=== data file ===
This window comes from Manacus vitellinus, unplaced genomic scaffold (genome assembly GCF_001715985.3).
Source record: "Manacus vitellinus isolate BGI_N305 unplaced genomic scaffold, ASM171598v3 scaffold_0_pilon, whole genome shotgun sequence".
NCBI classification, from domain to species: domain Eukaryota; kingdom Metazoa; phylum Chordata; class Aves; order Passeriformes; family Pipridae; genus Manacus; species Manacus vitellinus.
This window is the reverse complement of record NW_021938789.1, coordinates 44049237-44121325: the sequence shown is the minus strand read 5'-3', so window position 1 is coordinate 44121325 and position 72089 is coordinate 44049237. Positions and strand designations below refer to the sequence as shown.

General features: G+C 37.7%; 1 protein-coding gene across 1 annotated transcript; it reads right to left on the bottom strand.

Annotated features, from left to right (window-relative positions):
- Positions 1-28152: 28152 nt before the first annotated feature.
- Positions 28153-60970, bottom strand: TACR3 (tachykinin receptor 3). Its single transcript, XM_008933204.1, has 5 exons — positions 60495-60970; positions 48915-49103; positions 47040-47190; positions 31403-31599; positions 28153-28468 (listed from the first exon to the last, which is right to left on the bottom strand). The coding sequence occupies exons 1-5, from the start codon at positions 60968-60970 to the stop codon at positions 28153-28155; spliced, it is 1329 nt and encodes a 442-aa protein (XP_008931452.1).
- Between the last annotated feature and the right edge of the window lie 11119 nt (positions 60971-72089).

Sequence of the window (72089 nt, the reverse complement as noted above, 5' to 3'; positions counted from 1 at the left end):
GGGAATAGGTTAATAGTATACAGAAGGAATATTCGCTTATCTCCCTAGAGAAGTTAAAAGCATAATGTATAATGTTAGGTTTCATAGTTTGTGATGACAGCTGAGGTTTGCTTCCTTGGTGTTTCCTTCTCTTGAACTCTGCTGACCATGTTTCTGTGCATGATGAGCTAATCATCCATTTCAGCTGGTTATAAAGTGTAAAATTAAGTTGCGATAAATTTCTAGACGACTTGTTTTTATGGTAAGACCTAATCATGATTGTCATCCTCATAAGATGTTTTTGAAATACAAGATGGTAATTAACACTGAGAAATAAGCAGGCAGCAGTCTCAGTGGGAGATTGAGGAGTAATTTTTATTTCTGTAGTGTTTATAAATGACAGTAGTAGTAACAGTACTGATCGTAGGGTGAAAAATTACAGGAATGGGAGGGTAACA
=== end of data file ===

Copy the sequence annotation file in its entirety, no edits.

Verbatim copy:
This window comes from Manacus vitellinus, unplaced genomic scaffold (genome assembly GCF_001715985.3).
Source record: "Manacus vitellinus isolate BGI_N305 unplaced genomic scaffold, ASM171598v3 scaffold_0_pilon, whole genome shotgun sequence".
NCBI classification, from domain to species: domain Eukaryota; kingdom Metazoa; phylum Chordata; class Aves; order Passeriformes; family Pipridae; genus Manacus; species Manacus vitellinus.
This window is the reverse complement of record NW_021938789.1, coordinates 44049237-44121325: the sequence shown is the minus strand read 5'-3', so window position 1 is coordinate 44121325 and position 72089 is coordinate 44049237. Positions and strand designations below refer to the sequence as shown.

General features: G+C 37.7%; 1 protein-coding gene across 1 annotated transcript; it reads right to left on the bottom strand.

Annotated features, from left to right (window-relative positions):
- Positions 1-28152: 28152 nt before the first annotated feature.
- Positions 28153-60970, bottom strand: TACR3 (tachykinin receptor 3). Its single transcript, XM_008933204.1, has 5 exons — positions 60495-60970; positions 48915-49103; positions 47040-47190; positions 31403-31599; positions 28153-28468 (listed from the first exon to the last, which is right to left on the bottom strand). The coding sequence occupies exons 1-5, from the start codon at positions 60968-60970 to the stop codon at positions 28153-28155; spliced, it is 1329 nt and encodes a 442-aa protein (XP_008931452.1).
- Between the last annotated feature and the right edge of the window lie 11119 nt (positions 60971-72089).

Sequence of the window (72089 nt, the reverse complement as noted above, 5' to 3'; positions counted from 1 at the left end):
GGGAATAGGTTAATAGTATACAGAAGGAATATTCGCTTATCTCCCTAGAGAAGTTAAAAGCATAATGTATAATGTTAGGTTTCATAGTTTGTGATGACAGCTGAGGTTTGCTTCCTTGGTGTTTCCTTCTCTTGAACTCTGCTGACCATGTTTCTGTGCATGATGAGCTAATCATCCATTTCAGCTGGTTATAAAGTGTAAAATTAAGTTGCGATAAATTTCTAGACGACTTGTTTTTATGGTAAGACCTAATCATGATTGTCATCCTCATAAGATGTTTTTGAAATACAAGATGGTAATTAACACTGAGAAATAAGCAGGCAGCAGTCTCAGTGGGAGATTGAGGAGTAATTTTTATTTCTGTAGTGTTTATAAATGACAGTAGTAGTAACAGTACTGATCGTAGGGTGAAAAATTACAGGAATGGGAGGGTAACA